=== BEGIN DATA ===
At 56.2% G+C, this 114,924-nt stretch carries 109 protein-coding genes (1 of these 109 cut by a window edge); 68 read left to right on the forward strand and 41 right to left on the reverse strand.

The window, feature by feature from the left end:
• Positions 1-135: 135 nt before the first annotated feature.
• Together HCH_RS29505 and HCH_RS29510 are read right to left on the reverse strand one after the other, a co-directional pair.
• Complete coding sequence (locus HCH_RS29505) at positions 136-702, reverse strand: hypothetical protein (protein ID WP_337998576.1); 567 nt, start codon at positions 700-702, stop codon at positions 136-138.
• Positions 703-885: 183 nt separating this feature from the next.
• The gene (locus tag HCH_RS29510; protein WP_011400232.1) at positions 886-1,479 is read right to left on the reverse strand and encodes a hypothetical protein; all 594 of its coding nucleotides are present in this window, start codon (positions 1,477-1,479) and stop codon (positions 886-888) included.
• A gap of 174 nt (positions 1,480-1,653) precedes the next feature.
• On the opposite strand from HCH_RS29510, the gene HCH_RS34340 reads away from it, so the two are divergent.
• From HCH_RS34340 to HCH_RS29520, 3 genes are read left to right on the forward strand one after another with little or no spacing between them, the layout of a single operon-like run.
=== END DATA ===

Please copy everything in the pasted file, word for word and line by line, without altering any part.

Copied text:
At 56.2% G+C, this 114,924-nt stretch carries 109 protein-coding genes (1 of these 109 cut by a window edge); 68 read left to right on the forward strand and 41 right to left on the reverse strand.

The window, feature by feature from the left end:
• Positions 1-135: 135 nt before the first annotated feature.
• Together HCH_RS29505 and HCH_RS29510 are read right to left on the reverse strand one after the other, a co-directional pair.
• Complete coding sequence (locus HCH_RS29505) at positions 136-702, reverse strand: hypothetical protein (protein ID WP_337998576.1); 567 nt, start codon at positions 700-702, stop codon at positions 136-138.
• Positions 703-885: 183 nt separating this feature from the next.
• The gene (locus tag HCH_RS29510; protein WP_011400232.1) at positions 886-1,479 is read right to left on the reverse strand and encodes a hypothetical protein; all 594 of its coding nucleotides are present in this window, start codon (positions 1,477-1,479) and stop codon (positions 886-888) included.
• A gap of 174 nt (positions 1,480-1,653) precedes the next feature.
• On the opposite strand from HCH_RS29510, the gene HCH_RS34340 reads away from it, so the two are divergent.
• From HCH_RS34340 to HCH_RS29520, 3 genes are read left to right on the forward strand one after another with little or no spacing between them, the layout of a single operon-like run.